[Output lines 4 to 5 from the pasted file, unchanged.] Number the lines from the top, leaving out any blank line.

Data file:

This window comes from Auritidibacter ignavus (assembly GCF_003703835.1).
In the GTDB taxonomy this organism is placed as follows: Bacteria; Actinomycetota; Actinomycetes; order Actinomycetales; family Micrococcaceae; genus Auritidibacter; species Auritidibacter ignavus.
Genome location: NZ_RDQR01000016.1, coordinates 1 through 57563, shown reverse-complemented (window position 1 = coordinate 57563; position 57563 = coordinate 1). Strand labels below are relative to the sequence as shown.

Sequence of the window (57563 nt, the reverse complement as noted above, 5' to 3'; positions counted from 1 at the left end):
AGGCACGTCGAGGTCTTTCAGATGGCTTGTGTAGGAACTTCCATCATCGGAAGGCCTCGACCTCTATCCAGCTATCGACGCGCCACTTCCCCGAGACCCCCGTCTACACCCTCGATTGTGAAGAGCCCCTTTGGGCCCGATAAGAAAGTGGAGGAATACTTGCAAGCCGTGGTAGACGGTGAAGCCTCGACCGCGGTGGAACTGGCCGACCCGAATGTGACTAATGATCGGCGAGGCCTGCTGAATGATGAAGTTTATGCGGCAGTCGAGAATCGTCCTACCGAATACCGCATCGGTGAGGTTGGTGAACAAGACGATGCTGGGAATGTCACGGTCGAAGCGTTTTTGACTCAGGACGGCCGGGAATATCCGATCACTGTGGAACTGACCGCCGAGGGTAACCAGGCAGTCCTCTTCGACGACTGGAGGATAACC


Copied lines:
Sequence of the window (57563 nt, the reverse complement as noted above, 5' to 3'; positions counted from 1 at the left end):
AGGCACGTCGAGGTCTTTCAGATGGCTTGTGTAGGAACTTCCATCATCGGAAGGCCTCGACCTCTATCCAGCTATCGACGCGCCACTTCCCCGAGACCCCCGTCTACACCCTCGATTGTGAAGAGCCCCTTTGGGCCCGATAAGAAAGTGGAGGAATACTTGCAAGCCGTGGTAGACGGTGAAGCCTCGACCGCGGTGGAACTGGCCGACCCGAATGTGACTAATGATCGGCGAGGCCTGCTGAATGATGAAGTTTATGCGGCAGTCGAGAATCGTCCTACCGAATACCGCATCGGTGAGGTTGGTGAACAAGACGATGCTGGGAATGTCACGGTCGAAGCGTTTTTGACTCAGGACGGCCGGGAATATCCGATCACTGTGGAACTGACCGCCGAGGGTAACCAGGCAGTCCTCTTCGACGACTGGAGGATAACC